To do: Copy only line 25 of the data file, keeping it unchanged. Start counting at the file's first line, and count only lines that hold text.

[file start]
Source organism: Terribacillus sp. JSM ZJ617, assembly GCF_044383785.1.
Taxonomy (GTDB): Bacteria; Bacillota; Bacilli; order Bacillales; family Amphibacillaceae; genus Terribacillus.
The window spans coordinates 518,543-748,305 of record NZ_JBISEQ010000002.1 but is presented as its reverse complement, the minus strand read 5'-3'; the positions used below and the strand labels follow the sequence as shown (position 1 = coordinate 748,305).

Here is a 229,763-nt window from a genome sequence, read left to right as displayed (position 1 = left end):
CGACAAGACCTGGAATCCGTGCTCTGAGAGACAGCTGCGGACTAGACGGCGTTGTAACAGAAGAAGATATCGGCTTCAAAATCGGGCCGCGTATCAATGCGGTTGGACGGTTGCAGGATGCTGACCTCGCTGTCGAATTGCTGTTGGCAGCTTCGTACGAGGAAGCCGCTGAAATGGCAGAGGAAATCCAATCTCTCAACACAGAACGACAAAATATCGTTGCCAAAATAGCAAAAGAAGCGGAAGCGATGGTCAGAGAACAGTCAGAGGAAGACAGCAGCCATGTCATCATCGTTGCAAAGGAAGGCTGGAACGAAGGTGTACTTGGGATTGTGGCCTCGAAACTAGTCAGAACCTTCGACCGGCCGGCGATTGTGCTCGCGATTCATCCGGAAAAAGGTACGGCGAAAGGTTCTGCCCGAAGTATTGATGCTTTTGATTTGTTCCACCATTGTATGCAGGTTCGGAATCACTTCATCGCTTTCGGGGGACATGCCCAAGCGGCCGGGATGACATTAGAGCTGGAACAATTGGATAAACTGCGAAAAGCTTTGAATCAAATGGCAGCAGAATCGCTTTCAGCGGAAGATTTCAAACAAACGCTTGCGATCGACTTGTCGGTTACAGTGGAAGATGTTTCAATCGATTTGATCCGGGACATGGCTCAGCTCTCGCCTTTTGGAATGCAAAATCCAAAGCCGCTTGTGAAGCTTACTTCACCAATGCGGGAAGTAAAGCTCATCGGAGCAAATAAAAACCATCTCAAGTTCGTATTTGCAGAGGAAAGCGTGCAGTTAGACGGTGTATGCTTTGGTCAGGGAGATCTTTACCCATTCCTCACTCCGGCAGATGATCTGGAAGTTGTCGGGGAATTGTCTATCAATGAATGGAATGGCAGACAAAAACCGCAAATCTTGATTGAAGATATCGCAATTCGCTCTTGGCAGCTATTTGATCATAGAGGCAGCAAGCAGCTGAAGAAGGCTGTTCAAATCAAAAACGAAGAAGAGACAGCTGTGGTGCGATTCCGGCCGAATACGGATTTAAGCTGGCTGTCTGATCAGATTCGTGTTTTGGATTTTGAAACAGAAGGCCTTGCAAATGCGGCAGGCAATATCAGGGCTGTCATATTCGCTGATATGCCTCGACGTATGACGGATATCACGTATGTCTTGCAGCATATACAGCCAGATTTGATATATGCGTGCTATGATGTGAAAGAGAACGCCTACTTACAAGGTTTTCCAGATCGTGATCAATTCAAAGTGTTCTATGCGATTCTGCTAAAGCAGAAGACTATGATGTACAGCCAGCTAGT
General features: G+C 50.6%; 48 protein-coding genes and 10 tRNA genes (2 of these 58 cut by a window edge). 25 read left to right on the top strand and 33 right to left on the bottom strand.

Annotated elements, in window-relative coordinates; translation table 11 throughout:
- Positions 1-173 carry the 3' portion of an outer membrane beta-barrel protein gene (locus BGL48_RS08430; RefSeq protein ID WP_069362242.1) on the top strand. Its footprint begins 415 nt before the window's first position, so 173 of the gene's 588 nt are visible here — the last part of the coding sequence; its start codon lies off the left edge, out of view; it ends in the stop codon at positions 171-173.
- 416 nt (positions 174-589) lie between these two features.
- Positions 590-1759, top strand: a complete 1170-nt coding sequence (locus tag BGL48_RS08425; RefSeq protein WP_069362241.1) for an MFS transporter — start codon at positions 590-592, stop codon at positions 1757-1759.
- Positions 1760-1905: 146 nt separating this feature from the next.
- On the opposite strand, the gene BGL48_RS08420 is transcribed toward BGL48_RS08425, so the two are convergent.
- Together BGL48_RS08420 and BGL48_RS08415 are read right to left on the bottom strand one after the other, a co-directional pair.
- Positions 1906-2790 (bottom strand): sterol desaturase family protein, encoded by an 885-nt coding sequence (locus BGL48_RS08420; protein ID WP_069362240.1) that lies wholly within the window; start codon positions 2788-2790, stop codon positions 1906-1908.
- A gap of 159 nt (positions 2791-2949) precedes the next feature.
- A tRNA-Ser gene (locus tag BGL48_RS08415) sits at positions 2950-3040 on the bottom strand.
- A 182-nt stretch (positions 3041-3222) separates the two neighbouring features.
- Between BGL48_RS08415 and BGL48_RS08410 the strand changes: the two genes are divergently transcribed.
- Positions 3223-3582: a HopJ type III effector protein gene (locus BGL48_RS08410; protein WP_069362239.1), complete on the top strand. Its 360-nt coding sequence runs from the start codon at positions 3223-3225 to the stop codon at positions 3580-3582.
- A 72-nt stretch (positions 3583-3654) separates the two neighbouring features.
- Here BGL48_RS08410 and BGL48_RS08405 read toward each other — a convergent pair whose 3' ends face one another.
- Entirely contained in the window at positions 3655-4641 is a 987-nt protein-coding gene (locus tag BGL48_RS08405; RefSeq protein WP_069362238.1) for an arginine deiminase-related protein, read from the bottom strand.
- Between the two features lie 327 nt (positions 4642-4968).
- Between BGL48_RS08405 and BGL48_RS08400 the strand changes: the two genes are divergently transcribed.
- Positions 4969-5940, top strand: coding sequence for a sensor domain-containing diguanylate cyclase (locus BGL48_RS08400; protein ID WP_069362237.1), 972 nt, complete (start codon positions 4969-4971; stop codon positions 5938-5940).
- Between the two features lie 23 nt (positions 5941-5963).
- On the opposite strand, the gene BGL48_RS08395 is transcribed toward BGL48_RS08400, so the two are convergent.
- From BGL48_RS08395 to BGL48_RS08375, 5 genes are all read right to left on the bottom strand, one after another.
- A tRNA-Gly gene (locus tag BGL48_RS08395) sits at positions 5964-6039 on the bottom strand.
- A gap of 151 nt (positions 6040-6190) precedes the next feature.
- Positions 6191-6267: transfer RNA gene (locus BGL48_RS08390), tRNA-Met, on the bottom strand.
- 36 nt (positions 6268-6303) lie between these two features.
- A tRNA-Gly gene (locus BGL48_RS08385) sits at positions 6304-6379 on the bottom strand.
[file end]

- Positions 4969-5940, top strand: coding sequence for a sensor domain-containing diguanylate cyclase (locus BGL48_RS08400; protein ID WP_069362237.1), 972 nt, complete (start codon positions 4969-4971; stop codon positions 5938-5940).